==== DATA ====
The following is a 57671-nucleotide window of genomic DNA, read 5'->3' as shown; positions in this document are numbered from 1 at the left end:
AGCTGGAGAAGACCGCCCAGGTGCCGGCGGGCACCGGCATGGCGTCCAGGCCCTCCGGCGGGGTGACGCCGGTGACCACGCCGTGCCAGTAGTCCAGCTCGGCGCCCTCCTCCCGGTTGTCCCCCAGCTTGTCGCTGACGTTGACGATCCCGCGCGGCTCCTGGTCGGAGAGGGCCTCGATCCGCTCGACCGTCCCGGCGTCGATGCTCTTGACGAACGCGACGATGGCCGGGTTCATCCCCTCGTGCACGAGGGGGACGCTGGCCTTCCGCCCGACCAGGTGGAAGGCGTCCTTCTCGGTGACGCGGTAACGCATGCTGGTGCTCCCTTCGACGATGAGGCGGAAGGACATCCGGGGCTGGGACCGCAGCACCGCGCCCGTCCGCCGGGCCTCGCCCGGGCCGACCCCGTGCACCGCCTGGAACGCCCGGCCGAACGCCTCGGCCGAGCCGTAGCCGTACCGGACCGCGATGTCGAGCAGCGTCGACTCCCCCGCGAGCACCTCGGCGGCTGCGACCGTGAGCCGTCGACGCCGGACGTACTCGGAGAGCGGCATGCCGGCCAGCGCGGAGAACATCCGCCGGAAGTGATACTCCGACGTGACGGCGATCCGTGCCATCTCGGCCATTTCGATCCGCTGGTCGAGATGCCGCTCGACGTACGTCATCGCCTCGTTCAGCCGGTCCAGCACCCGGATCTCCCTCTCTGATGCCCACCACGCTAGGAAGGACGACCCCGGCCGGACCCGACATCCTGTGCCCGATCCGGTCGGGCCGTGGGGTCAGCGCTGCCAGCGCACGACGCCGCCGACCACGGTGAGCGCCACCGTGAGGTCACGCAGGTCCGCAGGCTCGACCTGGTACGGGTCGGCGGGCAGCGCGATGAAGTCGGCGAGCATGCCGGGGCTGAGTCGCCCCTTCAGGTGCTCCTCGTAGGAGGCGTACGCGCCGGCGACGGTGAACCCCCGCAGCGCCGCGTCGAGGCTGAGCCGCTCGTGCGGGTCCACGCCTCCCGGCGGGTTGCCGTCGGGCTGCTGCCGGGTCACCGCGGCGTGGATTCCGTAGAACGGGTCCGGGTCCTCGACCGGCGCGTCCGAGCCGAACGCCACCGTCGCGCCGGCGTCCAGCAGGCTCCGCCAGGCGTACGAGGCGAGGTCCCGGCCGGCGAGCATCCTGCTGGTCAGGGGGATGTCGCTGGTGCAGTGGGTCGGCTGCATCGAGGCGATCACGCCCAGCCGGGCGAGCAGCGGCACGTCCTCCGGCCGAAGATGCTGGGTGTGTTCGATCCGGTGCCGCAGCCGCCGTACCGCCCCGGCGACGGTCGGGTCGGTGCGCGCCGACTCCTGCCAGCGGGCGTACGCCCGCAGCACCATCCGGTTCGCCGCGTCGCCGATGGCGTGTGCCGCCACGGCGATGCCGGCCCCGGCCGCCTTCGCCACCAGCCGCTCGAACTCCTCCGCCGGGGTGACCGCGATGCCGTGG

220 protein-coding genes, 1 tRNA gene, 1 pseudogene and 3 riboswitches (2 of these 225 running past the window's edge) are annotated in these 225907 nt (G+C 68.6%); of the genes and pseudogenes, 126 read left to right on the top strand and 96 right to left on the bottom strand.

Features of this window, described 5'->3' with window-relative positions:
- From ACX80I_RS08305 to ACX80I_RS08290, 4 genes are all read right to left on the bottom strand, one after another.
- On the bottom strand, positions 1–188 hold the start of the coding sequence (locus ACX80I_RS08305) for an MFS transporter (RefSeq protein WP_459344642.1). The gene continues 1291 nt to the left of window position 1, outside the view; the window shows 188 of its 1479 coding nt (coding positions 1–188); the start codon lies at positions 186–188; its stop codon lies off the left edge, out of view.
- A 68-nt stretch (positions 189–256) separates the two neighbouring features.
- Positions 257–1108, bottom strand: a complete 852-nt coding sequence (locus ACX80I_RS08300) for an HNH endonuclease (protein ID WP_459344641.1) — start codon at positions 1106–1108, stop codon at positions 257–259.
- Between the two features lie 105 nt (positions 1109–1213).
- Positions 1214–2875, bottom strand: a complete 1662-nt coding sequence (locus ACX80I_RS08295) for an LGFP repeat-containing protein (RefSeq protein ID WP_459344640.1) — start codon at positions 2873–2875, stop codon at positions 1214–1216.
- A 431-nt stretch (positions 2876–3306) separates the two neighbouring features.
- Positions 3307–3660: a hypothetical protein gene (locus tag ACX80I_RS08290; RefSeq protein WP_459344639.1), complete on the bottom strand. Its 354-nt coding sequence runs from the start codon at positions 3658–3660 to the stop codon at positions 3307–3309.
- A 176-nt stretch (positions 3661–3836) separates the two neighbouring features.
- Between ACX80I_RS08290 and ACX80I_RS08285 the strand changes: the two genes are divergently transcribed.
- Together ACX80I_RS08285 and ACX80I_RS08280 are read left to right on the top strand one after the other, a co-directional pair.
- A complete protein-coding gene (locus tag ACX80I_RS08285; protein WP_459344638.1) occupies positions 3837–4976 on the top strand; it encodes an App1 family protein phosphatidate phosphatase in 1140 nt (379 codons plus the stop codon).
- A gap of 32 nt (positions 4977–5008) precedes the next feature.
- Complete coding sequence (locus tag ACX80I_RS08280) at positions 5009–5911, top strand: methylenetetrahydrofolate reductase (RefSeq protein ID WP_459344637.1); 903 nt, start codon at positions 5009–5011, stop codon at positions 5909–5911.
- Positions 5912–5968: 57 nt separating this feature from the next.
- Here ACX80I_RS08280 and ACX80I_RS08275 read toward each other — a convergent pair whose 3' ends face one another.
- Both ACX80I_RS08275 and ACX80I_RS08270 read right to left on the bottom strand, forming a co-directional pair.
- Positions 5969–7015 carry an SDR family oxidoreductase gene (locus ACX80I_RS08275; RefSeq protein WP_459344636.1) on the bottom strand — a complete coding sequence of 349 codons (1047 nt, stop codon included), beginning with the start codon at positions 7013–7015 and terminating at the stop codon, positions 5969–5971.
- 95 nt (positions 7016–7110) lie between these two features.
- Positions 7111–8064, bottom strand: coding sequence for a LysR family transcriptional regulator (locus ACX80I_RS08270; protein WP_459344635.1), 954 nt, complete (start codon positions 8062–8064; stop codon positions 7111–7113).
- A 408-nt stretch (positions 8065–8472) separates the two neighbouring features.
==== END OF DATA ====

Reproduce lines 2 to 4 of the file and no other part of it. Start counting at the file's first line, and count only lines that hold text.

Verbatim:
AGCTGGAGAAGACCGCCCAGGTGCCGGCGGGCACCGGCATGGCGTCCAGGCCCTCCGGCGGGGTGACGCCGGTGACCACGCCGTGCCAGTAGTCCAGCTCGGCGCCCTCCTCCCGGTTGTCCCCCAGCTTGTCGCTGACGTTGACGATCCCGCGCGGCTCCTGGTCGGAGAGGGCCTCGATCCGCTCGACCGTCCCGGCGTCGATGCTCTTGACGAACGCGACGATGGCCGGGTTCATCCCCTCGTGCACGAGGGGGACGCTGGCCTTCCGCCCGACCAGGTGGAAGGCGTCCTTCTCGGTGACGCGGTAACGCATGCTGGTGCTCCCTTCGACGATGAGGCGGAAGGACATCCGGGGCTGGGACCGCAGCACCGCGCCCGTCCGCCGGGCCTCGCCCGGGCCGACCCCGTGCACCGCCTGGAACGCCCGGCCGAACGCCTCGGCCGAGCCGTAGCCGTACCGGACCGCGATGTCGAGCAGCGTCGACTCCCCCGCGAGCACCTCGGCGGCTGCGACCGTGAGCCGTCGACGCCGGACGTACTCGGAGAGCGGCATGCCGGCCAGCGCGGAGAACATCCGCCGGAAGTGATACTCCGACGTGACGGCGATCCGTGCCATCTCGGCCATTTCGATCCGCTGGTCGAGATGCCGCTCGACGTACGTCATCGCCTCGTTCAGCCGGTCCAGCACCCGGATCTCCCTCTCTGATGCCCACCACGCTAGGAAGGACGACCCCGGCCGGACCCGACATCCTGTGCCCGATCCGGTCGGGCCGTGGGGTCAGCGCTGCCAGCGCACGACGCCGCCGACCACGGTGAGCGCCACCGTGAGGTCACGCAGGTCCGCAGGCTCGACCTGGTACGGGTCGGCGGGCAGCGCGATGAAGTCGGCGAGCATGCCGGGGCTGAGTCGCCCCTTCAGGTGCTCCTCGTAGGAGGCGTACGCGCCGGCGACGGTGAACCCCCGCAGCGCCGCGTCGAGGCTGAGCCGCTCGTGCGGGTCCACGCCTCCCGGCGGGTTGCCGTCGGGCTGCTGCCGGGTCACCGCGGCGTGGATTCCGTAGAACGGGTCCGGGTCCTCGACCGGCGCGTCCGAGCCGAACGCCACCGTCGCGCCGGCGTCCAGCAGGCTCCGCCAGGCGTACGAGGCGAGGTCCCGGCCGGCGAGCATCCTGCTGGTCAGGGGGATGTCGCTGGTGCAGTGGGTCGGCTGCATCGAGGCGATCACGCCCAGCCGGGCGAGCAGCGGCACGTCCTCCGGCCGAAGATGCTGGGTGTGTTCGATCCGGTGCCGCAGCCGCCGTACCGCCCCGGCGACGGTCGGGTCGGTGCGCGCCGACTCCTGCCAGCGGGCGTACGCCCGCAGCACCATCCGGTTCGCCGCGTCGCCGATGGCGTGTGCCGCCACGGCGATGCCGGCCCCGGCCGCCTTCGCCACCAGCCGCTCGAACTCCTCCGCCGGGGTGACCGCGATGCCGTGG

220 protein-coding genes, 1 tRNA gene, 1 pseudogene and 3 riboswitches (2 of these 225 running past the window's edge) are annotated in these 225907 nt (G+C 68.6%); of the genes and pseudogenes, 126 read left to right on the top strand and 96 right to left on the bottom strand.

Features of this window, described 5'->3' with window-relative positions: